ECA endorses European Parliament Resolution
Categories:ECA Media Release
The report was produced in conjunction with LTT Sports, and it is hoped that the research will enable those working in youth football to have a better understanding of the factors that have a significant impact on the quality of individual youth academies.
The 12 Quality Areas report – initially released last week at our Youth Football Knowledge Exchange session in Bilbao – follows up on the original ECA publication from 2017, in which the 12 Quality Areas concept was first introduced.
The latest report provides a detailed explanation of the different pillars and their impact on the youth development process. It goes much further than its predecessor, though, by including not only an enhanced overview of the 12 Quality Areas and each of their sub-components, but by also demonstrating how they interrelate with academy working processes, and by evaluating their relative significance via quantitative statistical methods.
Ultimately, this latest report reveals which working processes academies are using, and which ones, in particular, are being used at leading clubs.
In order to capture useful snapshots and best practices, the youth report team conducted over 40 hours-worth of semi-structured interviews with 18 academy representatives around Europe. The team also conducted a survey, which focused on various academy-level working processes, and which centred around a number of process groups, spanning the entire youth development pathway. More than 352 academy leaders across 72 countries responded.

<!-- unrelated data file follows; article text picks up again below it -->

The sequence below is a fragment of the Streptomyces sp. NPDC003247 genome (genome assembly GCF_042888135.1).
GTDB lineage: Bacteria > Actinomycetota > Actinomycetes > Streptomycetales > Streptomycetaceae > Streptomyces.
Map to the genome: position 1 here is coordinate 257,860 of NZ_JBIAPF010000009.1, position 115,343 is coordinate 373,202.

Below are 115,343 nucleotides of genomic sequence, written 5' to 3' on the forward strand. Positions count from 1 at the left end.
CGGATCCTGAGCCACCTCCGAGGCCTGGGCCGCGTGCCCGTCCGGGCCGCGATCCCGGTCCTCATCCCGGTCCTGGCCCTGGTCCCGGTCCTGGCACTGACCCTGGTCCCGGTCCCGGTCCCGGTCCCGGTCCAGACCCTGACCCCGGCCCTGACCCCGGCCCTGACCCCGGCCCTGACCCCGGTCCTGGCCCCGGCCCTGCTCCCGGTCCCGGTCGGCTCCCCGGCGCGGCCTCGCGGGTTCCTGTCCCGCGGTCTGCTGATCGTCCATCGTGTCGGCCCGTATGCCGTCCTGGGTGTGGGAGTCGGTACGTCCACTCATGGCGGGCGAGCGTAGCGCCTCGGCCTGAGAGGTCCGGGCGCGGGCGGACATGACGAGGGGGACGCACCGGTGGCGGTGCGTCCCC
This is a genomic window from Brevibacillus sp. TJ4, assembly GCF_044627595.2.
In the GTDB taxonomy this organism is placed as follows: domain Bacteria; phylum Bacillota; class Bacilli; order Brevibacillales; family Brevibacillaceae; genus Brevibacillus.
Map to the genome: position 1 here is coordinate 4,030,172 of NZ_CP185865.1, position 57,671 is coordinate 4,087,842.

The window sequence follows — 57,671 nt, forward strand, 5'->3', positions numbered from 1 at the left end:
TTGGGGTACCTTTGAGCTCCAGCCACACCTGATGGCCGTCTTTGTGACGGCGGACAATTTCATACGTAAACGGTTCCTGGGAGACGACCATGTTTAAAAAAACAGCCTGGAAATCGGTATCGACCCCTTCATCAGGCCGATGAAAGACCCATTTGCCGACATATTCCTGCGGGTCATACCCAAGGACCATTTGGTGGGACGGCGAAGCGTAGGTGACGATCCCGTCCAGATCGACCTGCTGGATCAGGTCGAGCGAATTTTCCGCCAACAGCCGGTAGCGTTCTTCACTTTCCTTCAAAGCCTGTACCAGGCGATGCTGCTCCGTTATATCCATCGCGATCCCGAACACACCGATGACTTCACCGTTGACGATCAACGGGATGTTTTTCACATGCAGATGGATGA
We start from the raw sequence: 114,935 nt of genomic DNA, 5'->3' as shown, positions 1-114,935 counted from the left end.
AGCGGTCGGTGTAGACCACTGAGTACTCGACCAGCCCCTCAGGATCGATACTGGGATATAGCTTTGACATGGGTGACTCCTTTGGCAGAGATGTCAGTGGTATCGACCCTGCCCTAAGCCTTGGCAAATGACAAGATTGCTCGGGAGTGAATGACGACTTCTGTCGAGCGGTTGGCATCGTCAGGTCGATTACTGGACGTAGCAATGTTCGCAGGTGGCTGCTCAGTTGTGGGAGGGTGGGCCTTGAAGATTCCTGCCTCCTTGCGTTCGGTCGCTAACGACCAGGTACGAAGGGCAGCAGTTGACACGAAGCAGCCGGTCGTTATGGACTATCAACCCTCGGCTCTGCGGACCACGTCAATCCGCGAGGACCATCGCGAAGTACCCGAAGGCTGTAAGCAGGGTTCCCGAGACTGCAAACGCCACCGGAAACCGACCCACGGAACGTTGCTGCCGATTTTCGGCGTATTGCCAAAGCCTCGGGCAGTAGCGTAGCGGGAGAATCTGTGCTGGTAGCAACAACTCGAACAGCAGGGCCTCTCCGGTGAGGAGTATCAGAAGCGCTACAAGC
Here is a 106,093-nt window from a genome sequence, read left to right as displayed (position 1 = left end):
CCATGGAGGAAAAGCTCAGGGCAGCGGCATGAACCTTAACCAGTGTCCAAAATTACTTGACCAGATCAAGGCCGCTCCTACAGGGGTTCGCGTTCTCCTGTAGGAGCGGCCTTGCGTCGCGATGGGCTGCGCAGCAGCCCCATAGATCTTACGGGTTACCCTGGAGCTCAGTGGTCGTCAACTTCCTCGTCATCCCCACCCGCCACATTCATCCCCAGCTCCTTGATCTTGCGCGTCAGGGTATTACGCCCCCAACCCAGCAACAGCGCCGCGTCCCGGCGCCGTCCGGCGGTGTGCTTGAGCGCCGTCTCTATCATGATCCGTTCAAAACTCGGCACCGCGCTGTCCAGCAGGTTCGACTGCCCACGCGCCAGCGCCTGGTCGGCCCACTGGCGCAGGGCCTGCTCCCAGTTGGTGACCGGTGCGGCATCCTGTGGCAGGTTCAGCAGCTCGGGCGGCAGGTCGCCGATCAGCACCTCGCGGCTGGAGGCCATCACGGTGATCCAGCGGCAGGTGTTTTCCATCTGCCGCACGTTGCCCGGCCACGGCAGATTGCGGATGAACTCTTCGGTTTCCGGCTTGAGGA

Recognising indicators of development of successful youth academies is a step ahead of the current approach.
“The pandemic has affected the football world heavily and many academies have had to be flexible to deal with ever-changing circumstances,” explains Edwin van der Sar, Chairman of the ECA Youth Working Group, ECA Vice Chairman and CEO AFC Ajax.
“This only strengthens our belief about the important role the ECA Youth Working Group has to play. We firmly believe that youth academies can strengthen both themselves and each other through constant cooperation and the sharing of knowledge, including the release of this report.
“Projects such as this help ECA members to navigate global developments, gain further industry knowledge, and learn from best practice plans. This plays a crucial role in our aim to bring talent development at all clubs to the highest level, and inspire youth around the world with the game we love to play.”
ECA Football Development Analyst, Pouya Yaghoubinia, the Administration's lead for this project explained: “ECA members who attended our Youth Football Knowledge Exchange session in Bilbao were really interested to read what we had done, particularly to find out not only the best working practices in Europe, but also the working processes that make academies successful in terms of talent development."
“Now, our report is available to anyone who would like to read it. It will be distributed to our member clubs, national associations and other stakeholders, and will be available again at our General Assembly in Vienna later this month.
“There is a lot of statistical data for those working in youth academies to digest. Ultimately, we hope that by revealing the correlation and interdependencies between the 12 Quality Areas, as well as the most used working processes by those deemed to be among ‘the most successful’ academies, we can inspire all those working in youth football.”